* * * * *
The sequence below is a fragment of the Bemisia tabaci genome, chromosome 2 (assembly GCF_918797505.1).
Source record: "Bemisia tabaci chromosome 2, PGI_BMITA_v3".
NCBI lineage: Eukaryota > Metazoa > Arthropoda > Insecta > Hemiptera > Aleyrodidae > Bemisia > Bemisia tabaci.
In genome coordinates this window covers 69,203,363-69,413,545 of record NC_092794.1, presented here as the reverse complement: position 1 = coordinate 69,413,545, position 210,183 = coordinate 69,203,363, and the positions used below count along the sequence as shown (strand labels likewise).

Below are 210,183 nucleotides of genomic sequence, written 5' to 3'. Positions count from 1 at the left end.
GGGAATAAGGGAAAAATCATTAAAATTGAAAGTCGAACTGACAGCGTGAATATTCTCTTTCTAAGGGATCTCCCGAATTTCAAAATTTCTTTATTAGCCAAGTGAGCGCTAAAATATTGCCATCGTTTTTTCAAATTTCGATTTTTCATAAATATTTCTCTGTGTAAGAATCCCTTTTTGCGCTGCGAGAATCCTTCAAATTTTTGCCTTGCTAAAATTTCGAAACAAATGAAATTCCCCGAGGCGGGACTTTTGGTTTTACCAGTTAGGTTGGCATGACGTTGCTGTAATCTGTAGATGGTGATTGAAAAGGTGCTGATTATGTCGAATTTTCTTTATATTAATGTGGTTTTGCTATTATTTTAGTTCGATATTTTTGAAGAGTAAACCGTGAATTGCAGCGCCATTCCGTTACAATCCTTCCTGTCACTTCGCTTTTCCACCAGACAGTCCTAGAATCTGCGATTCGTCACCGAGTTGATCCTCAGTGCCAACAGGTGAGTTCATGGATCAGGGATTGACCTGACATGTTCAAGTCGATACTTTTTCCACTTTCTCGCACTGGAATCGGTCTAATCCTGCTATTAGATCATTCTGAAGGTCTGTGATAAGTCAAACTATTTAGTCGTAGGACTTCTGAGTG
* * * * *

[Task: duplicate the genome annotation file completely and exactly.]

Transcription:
The sequence below is a fragment of the Bemisia tabaci genome, chromosome 2 (assembly GCF_918797505.1).
Source record: "Bemisia tabaci chromosome 2, PGI_BMITA_v3".
NCBI lineage: Eukaryota > Metazoa > Arthropoda > Insecta > Hemiptera > Aleyrodidae > Bemisia > Bemisia tabaci.
In genome coordinates this window covers 69,203,363-69,413,545 of record NC_092794.1, presented here as the reverse complement: position 1 = coordinate 69,413,545, position 210,183 = coordinate 69,203,363, and the positions used below count along the sequence as shown (strand labels likewise).

Below are 210,183 nucleotides of genomic sequence, written 5' to 3'. Positions count from 1 at the left end.
GGGAATAAGGGAAAAATCATTAAAATTGAAAGTCGAACTGACAGCGTGAATATTCTCTTTCTAAGGGATCTCCCGAATTTCAAAATTTCTTTATTAGCCAAGTGAGCGCTAAAATATTGCCATCGTTTTTTCAAATTTCGATTTTTCATAAATATTTCTCTGTGTAAGAATCCCTTTTTGCGCTGCGAGAATCCTTCAAATTTTTGCCTTGCTAAAATTTCGAAACAAATGAAATTCCCCGAGGCGGGACTTTTGGTTTTACCAGTTAGGTTGGCATGACGTTGCTGTAATCTGTAGATGGTGATTGAAAAGGTGCTGATTATGTCGAATTTTCTTTATATTAATGTGGTTTTGCTATTATTTTAGTTCGATATTTTTGAAGAGTAAACCGTGAATTGCAGCGCCATTCCGTTACAATCCTTCCTGTCACTTCGCTTTTCCACCAGACAGTCCTAGAATCTGCGATTCGTCACCGAGTTGATCCTCAGTGCCAACAGGTGAGTTCATGGATCAGGGATTGACCTGACATGTTCAAGTCGATACTTTTTCCACTTTCTCGCACTGGAATCGGTCTAATCCTGCTATTAGATCATTCTGAAGGTCTGTGATAAGTCAAACTATTTAGTCGTAGGACTTCTGAGTG